1. As a child of the American Army, I lived in Germany 10 years after the war. And there I intuitively translated “heil” as “hail”; as in “Hail Ceasar”. Especially when it had been combined by Nazis, with a Roman salute.

      Could all these words be related? People laud or hail or give a shout-out to things they feel are helping, saving them.

      Though of course, often people are mistaken in their esteem, idolization, of others.

  2. So what is a pesher?

    Per “Pesher” ap. A Dictionary of the Bible, edited by W. R. F. Browning. Oxford Biblical Studies Online.

    Pesher — Hebrew for ‘commentary’ and particularly used for commentaries on the OT in the Dead Sea scrolls, which looked for hidden meanings in the text which were seen to apply to and to justify the community’s way of life. The NT use of OT texts has some similarity with this method…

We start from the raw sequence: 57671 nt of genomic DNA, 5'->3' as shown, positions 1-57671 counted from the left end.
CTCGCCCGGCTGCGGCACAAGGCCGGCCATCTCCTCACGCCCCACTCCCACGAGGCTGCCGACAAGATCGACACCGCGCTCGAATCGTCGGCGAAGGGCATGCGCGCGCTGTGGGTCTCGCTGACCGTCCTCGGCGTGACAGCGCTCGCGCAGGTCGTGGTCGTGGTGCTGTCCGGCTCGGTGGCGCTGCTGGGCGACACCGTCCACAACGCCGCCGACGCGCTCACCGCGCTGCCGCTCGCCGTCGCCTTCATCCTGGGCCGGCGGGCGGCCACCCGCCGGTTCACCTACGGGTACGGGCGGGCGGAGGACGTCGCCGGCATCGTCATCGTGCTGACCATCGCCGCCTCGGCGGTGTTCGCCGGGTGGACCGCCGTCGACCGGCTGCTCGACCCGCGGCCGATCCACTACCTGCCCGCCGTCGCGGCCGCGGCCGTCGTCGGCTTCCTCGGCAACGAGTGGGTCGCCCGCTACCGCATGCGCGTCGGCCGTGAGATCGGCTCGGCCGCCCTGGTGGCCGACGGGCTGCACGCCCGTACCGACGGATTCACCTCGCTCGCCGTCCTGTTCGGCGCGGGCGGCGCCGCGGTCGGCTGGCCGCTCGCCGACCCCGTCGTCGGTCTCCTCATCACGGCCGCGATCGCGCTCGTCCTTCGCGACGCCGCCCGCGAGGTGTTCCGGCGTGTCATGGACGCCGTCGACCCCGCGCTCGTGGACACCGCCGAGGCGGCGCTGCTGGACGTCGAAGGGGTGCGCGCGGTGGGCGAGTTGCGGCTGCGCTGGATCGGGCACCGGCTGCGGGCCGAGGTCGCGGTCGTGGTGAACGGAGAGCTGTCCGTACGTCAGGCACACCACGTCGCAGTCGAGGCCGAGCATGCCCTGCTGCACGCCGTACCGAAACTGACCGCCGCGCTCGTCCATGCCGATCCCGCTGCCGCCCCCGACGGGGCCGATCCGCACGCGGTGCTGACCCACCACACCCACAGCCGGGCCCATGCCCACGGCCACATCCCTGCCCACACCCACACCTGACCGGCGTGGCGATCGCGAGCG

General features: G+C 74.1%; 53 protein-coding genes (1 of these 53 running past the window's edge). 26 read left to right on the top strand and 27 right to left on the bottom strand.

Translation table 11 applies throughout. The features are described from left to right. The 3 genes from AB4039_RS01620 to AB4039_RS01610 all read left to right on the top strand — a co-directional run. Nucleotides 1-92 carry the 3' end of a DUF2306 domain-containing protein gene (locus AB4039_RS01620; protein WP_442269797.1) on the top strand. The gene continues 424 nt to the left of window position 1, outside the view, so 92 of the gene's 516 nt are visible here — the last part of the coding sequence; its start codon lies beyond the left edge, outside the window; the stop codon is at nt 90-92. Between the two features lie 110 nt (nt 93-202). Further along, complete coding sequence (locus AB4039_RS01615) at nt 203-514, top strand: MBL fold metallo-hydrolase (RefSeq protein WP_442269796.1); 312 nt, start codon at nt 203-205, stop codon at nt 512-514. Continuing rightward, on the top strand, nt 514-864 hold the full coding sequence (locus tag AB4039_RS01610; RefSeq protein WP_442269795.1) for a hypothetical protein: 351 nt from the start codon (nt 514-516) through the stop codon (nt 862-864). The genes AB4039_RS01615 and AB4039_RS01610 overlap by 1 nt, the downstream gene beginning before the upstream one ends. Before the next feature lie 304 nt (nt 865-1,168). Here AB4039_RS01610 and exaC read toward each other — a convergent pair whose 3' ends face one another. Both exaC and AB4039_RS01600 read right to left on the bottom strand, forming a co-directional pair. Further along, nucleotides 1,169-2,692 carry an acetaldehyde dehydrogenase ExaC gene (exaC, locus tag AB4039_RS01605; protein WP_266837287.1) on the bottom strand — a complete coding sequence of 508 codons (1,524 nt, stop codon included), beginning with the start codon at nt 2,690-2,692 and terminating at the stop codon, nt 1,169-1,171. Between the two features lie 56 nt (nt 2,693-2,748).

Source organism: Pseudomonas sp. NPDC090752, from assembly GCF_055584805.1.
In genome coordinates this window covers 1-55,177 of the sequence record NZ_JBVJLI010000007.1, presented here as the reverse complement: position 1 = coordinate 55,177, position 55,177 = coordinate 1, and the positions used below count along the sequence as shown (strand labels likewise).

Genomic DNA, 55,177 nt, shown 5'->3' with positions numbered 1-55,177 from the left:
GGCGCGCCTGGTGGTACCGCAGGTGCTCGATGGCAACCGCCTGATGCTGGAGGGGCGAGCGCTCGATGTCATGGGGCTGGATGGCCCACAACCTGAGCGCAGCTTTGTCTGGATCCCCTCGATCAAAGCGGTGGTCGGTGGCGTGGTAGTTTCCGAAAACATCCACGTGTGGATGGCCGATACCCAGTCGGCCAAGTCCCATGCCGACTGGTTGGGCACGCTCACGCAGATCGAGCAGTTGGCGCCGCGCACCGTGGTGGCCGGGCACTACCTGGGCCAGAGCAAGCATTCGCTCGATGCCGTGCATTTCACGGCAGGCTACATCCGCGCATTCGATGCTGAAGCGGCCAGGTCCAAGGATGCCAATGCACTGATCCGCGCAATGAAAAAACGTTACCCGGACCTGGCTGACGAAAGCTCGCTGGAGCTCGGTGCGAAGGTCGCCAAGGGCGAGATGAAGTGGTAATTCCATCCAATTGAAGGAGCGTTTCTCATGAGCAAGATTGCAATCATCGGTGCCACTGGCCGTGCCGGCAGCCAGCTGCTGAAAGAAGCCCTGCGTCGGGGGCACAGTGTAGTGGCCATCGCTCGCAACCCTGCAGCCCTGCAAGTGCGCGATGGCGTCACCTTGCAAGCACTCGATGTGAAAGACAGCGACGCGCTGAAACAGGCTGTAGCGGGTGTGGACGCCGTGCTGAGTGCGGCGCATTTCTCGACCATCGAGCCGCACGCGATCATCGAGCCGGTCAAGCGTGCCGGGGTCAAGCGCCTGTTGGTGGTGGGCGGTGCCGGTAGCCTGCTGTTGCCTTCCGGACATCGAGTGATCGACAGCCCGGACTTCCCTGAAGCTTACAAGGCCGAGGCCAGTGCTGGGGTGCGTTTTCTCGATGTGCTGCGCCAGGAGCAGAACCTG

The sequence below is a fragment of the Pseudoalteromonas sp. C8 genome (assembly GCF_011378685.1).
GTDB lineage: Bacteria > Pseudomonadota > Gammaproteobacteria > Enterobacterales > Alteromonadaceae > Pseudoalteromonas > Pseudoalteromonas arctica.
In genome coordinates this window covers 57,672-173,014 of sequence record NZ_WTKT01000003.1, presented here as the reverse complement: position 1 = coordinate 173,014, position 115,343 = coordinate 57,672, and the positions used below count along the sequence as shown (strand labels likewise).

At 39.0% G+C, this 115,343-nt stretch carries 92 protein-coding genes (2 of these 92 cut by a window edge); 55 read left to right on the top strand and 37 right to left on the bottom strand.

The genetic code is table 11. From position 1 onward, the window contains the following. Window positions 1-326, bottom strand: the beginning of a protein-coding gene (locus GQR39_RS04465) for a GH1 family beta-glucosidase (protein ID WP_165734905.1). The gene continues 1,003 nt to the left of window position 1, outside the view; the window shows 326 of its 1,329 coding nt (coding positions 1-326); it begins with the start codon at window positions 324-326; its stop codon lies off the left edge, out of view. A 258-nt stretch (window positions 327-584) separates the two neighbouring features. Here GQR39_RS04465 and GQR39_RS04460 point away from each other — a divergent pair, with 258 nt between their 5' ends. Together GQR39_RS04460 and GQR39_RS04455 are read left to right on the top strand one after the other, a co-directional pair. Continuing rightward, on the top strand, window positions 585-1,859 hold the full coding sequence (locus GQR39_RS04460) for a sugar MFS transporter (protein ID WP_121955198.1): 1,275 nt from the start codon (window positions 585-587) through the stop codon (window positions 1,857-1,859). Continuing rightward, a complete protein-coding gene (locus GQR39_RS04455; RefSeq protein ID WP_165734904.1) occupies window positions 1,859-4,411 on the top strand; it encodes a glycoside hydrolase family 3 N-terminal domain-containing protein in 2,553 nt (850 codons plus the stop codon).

3. Thanks Neil. This is a really interesting mind game – I’m glad you didn’t try to inflate the status of your speculations.
    I’ve often wondered whether the written gospel documents were just prompts for the early performers, and this approach shows one way in which the public performance could have filled out the private notes. It also helps me to think about NC’s ideas. One can see that, as these stories moved away from a culture where these midrashic expansions were assumed, fiction became misunderstood as fact.

    1. Years ago, I spent a little time between Harvard and MIT. And was reminded that students with near-perfect SATs, were after all, good in both math, but also rather creative verbal skills.